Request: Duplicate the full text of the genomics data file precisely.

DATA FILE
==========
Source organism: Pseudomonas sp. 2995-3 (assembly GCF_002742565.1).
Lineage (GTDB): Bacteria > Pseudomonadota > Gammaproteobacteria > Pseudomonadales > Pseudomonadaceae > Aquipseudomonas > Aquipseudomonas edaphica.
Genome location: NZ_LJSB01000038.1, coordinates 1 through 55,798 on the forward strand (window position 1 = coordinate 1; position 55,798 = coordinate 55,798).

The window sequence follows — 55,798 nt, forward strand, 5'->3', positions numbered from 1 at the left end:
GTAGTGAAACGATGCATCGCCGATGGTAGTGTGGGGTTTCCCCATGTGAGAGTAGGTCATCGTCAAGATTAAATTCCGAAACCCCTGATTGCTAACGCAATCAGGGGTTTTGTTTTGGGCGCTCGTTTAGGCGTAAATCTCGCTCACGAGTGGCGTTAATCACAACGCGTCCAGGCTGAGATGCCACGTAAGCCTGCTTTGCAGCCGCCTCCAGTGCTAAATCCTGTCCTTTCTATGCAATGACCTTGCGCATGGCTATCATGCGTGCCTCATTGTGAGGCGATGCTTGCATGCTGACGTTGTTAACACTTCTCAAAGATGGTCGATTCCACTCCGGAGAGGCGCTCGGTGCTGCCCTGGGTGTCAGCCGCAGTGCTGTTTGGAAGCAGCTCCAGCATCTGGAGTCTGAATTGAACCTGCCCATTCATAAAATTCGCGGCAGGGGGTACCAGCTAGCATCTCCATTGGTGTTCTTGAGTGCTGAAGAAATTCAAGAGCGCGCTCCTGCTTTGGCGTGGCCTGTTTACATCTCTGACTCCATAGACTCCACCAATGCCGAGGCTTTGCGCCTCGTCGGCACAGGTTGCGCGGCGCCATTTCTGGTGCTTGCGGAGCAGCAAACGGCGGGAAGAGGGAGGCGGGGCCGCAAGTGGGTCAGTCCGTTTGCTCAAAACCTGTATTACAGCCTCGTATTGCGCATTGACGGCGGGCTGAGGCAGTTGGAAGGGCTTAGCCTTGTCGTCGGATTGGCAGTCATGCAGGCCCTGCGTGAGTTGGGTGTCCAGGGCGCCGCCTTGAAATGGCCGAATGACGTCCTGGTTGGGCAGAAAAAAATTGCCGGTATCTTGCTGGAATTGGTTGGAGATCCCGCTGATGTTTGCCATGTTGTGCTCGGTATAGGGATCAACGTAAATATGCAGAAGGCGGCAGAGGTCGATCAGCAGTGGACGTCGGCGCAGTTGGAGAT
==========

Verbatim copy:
Source organism: Pseudomonas sp. 2995-3 (assembly GCF_002742565.1).
Lineage (GTDB): Bacteria > Pseudomonadota > Gammaproteobacteria > Pseudomonadales > Pseudomonadaceae > Aquipseudomonas > Aquipseudomonas edaphica.
Genome location: NZ_LJSB01000038.1, coordinates 1 through 55,798 on the forward strand (window position 1 = coordinate 1; position 55,798 = coordinate 55,798).

The window sequence follows — 55,798 nt, forward strand, 5'->3', positions numbered from 1 at the left end:
GTAGTGAAACGATGCATCGCCGATGGTAGTGTGGGGTTTCCCCATGTGAGAGTAGGTCATCGTCAAGATTAAATTCCGAAACCCCTGATTGCTAACGCAATCAGGGGTTTTGTTTTGGGCGCTCGTTTAGGCGTAAATCTCGCTCACGAGTGGCGTTAATCACAACGCGTCCAGGCTGAGATGCCACGTAAGCCTGCTTTGCAGCCGCCTCCAGTGCTAAATCCTGTCCTTTCTATGCAATGACCTTGCGCATGGCTATCATGCGTGCCTCATTGTGAGGCGATGCTTGCATGCTGACGTTGTTAACACTTCTCAAAGATGGTCGATTCCACTCCGGAGAGGCGCTCGGTGCTGCCCTGGGTGTCAGCCGCAGTGCTGTTTGGAAGCAGCTCCAGCATCTGGAGTCTGAATTGAACCTGCCCATTCATAAAATTCGCGGCAGGGGGTACCAGCTAGCATCTCCATTGGTGTTCTTGAGTGCTGAAGAAATTCAAGAGCGCGCTCCTGCTTTGGCGTGGCCTGTTTACATCTCTGACTCCATAGACTCCACCAATGCCGAGGCTTTGCGCCTCGTCGGCACAGGTTGCGCGGCGCCATTTCTGGTGCTTGCGGAGCAGCAAACGGCGGGAAGAGGGAGGCGGGGCCGCAAGTGGGTCAGTCCGTTTGCTCAAAACCTGTATTACAGCCTCGTATTGCGCATTGACGGCGGGCTGAGGCAGTTGGAAGGGCTTAGCCTTGTCGTCGGATTGGCAGTCATGCAGGCCCTGCGTGAGTTGGGTGTCCAGGGCGCCGCCTTGAAATGGCCGAATGACGTCCTGGTTGGGCAGAAAAAAATTGCCGGTATCTTGCTGGAATTGGTTGGAGATCCCGCTGATGTTTGCCATGTTGTGCTCGGTATAGGGATCAACGTAAATATGCAGAAGGCGGCAGAGGTCGATCAGCAGTGGACGTCGGCGCAGTTGGAGAT